Churn is an important concept in most industries and insights around WHEN it is likely to happen and WHY it is likely to happen is strategically lucrative. Using predictive analytics is key.
First a definition: churn (attrition) is when a customer no longer buys the product. This can be a subscriber product (telecomm, gym memberships) or non-subscriber product (specialty retail, casual dining, hospitality). Providing a list of valued customers at risk BY TIME PERIOD is fundamental. However, there is some confusion around modeling churn.
Churn with a hard date and estimating churn by usage.
A common approach is to do logistic regression by customer and the dependent variable is churn and the independent variables are typically campaign responses and transactions, maybe demographics, lifestyle, etc. Then each customer is scored with probability to churn. This has few insights in that how likely a customer is to churn has no bearing on WHEN the churn will happen. That is, a customer may be 90% at risk to churn but not for many months. Note that overlooking time until churn diminishes action-ability.
The next most common (and wrong statistically) is to do logits by month. That is, do 12 models and the dependent variable is churn in January or not, the next model is churn in February or not, etc. This will give the probability to churn by month. It is inappropriate statistically because all models require independence of each other. That is, the February model is assumed not dependent on January—which is of course false. The probability to churn in February is absolutely dependent on whether or not the customer churned in January.
This analytic approach solves the time problem, but introduces a worse problem, confusion of independence resulting in spurious correlation. And BTW ordered logits is also inappropriate in that the sequence of proportionalities is potentially continuous—not to mention interpretation is extremely difficult.
Another approach, trying to incorporate time until the event, is to use ordinary regression and the dependent variable is a counter of time until churn. This is problematic because a decision has to be made about those that did NOT churn. What will be done with them? Delete them? Give them the shortest churn value? Give them the longest churn value? Depending on the percentage of those not churning, each of these three solutions is very poor.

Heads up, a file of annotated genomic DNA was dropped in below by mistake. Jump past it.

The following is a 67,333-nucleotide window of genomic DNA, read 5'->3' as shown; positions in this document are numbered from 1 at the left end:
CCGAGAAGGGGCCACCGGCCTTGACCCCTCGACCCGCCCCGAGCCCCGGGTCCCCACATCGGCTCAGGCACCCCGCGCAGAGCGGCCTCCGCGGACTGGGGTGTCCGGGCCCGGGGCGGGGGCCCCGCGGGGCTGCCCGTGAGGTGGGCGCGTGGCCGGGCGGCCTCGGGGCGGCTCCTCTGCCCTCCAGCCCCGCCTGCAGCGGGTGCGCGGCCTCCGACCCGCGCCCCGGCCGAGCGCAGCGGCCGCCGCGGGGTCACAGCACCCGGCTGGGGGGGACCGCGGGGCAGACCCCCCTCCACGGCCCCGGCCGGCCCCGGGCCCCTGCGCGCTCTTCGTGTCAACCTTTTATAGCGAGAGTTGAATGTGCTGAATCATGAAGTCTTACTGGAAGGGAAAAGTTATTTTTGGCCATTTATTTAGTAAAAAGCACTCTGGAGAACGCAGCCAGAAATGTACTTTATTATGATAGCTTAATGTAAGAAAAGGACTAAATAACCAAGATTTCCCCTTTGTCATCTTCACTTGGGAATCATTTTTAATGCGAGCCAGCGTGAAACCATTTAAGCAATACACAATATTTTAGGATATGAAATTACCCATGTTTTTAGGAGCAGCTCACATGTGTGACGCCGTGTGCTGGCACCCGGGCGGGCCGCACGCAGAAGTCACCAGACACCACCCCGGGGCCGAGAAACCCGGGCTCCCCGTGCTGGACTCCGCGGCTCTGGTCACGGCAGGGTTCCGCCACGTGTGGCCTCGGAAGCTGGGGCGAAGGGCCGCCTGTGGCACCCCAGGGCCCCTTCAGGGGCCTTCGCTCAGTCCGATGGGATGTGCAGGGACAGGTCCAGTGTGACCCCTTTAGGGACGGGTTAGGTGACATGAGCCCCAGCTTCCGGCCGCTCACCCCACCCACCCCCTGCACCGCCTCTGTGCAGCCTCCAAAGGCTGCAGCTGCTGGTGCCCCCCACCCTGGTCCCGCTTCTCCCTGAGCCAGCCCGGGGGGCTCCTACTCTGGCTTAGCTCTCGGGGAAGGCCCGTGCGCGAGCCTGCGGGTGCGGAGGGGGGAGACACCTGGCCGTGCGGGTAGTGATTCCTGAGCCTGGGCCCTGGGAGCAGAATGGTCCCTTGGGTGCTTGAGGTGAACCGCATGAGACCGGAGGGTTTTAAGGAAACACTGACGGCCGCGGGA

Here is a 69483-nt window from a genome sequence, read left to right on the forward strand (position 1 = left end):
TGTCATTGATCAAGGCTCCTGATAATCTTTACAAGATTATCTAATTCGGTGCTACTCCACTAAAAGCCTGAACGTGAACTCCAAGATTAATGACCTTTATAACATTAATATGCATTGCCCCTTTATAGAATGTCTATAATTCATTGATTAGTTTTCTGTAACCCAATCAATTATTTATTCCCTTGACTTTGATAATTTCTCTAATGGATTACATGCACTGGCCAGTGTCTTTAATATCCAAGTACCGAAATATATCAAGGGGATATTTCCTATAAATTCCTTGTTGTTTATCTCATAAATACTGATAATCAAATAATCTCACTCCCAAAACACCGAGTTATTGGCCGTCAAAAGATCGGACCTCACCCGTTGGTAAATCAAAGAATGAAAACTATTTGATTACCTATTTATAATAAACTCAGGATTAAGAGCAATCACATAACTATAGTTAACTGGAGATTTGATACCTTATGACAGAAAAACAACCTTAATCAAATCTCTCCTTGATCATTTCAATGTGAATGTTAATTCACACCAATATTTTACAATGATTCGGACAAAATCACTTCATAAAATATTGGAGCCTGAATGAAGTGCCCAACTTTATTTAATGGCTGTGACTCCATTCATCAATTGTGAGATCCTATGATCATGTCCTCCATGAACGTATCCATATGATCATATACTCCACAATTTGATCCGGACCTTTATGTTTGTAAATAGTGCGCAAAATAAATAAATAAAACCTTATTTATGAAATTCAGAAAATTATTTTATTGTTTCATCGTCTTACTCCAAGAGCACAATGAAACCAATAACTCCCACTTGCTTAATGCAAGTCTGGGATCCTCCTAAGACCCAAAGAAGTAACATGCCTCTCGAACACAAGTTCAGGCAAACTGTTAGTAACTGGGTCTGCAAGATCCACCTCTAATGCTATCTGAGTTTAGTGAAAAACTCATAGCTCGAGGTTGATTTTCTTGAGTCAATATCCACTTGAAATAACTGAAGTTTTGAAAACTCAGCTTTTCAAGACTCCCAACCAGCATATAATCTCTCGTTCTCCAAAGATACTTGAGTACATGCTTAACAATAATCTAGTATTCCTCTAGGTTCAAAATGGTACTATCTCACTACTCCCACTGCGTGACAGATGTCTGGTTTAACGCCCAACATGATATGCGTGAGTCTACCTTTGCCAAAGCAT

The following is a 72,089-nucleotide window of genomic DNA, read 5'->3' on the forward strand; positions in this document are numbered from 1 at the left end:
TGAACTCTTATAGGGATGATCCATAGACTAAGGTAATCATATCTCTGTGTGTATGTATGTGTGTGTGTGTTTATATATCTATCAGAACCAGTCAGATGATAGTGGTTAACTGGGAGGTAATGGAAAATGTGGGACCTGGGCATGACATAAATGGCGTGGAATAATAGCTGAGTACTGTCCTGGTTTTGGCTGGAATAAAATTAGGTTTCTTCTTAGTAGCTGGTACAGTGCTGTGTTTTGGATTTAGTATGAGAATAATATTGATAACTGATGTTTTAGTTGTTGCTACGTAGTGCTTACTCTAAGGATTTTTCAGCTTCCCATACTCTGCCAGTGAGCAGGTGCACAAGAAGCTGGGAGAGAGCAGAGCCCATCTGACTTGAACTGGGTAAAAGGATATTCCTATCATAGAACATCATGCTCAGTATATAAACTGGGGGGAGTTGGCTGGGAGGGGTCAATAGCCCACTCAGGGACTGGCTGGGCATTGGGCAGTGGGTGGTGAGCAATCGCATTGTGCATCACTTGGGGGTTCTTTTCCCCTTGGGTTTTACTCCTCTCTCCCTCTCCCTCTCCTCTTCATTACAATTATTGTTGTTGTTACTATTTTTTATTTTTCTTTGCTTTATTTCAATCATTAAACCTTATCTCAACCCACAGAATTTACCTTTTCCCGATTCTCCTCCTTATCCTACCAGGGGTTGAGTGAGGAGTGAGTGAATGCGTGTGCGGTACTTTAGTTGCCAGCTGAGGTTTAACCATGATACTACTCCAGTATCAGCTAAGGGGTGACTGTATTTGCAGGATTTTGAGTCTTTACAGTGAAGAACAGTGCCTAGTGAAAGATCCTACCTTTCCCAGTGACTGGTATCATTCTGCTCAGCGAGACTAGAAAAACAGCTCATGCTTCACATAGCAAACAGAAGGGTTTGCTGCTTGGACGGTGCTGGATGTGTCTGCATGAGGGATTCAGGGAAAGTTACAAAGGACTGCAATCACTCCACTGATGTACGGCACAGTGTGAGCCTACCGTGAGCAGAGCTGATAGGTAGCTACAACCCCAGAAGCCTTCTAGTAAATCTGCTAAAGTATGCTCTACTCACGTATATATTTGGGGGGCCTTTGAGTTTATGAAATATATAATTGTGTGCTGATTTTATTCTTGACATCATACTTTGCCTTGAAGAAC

The only appropriate technique in terms of time until an event, taking into account those that had as well as those that did not have the event, is survival modeling. It was specifically designed for time until event problems (originally time until death). It also, through partial likelihood techniques, accounts for those that have as well as those that did not have the event. That means it solves both of the above problems.
So, using survival modeling on churn problems is suggestion number one. Suggestion number two is to do segmentation by causes of churn and then do a specific (potentially different) model on each segment.
It is critical that the segmentation be about what CAUSES churn, not churn itself. That is, do not use churn as a segmenting variable. Churn is a result, not a cause.
Hypothesizing what causes churn is a good first step. Using telecom as an example what can cause churn? Dropped calls from a weak network can cause subscribes to change providers. What else? A high bill can cause churn. The high bill can be because of the number of lines and the number of features a subscriber has and the result is a higher than expected bill so they churn. Another cause of high bills might be high usage, from minutes or data, etc. and this higher than expected bill can cause churn. Say there are these three segments for simplicity. Note that each segment has a different cause of churn.
The idea now is to do a survival model for each segment. There will be three survival models. One will show dropped calls decreases the time until churn drastically in segment 1, but does not do much to impact segment 2. This is because segment 2 is not sensitive to dropped calls, but sensitive to a higher bill. The way to slow down churn in segment 2 is to offer say a discount and an average billing plan, etc. Note that a discount to the dropped call segment will not likely be very effective. This is why a causal segmentation is recommended: there are different actions by segment. Note that if one survival model was applied to everyone, these individual actions would be weaker and diluted.
Note also that not only does this approach provide a time until churn estimate (a list of those at risk ranked by time) by segment, it provides a way to CHANGE that time until churn. Looking again at segment 2, which is sensitive to high bills, one obvious action is to offer them a discount. Given that survival modeling is a regression like equation, the amount of discount can be an independent variable. This means there is a coefficient on how a discount effects the time until churn. Say a 5% discount tends to push out the time until churn by 6 months. Now there is an ROI. It costs 5% and the additional 6 months the subscriber stays on the system is the return. So an ROI can be calculated and a business case provided.
The above was meant as a simple note on a process that works. Churn modeling is critical for many industries and deserves appropriate and actionable insights.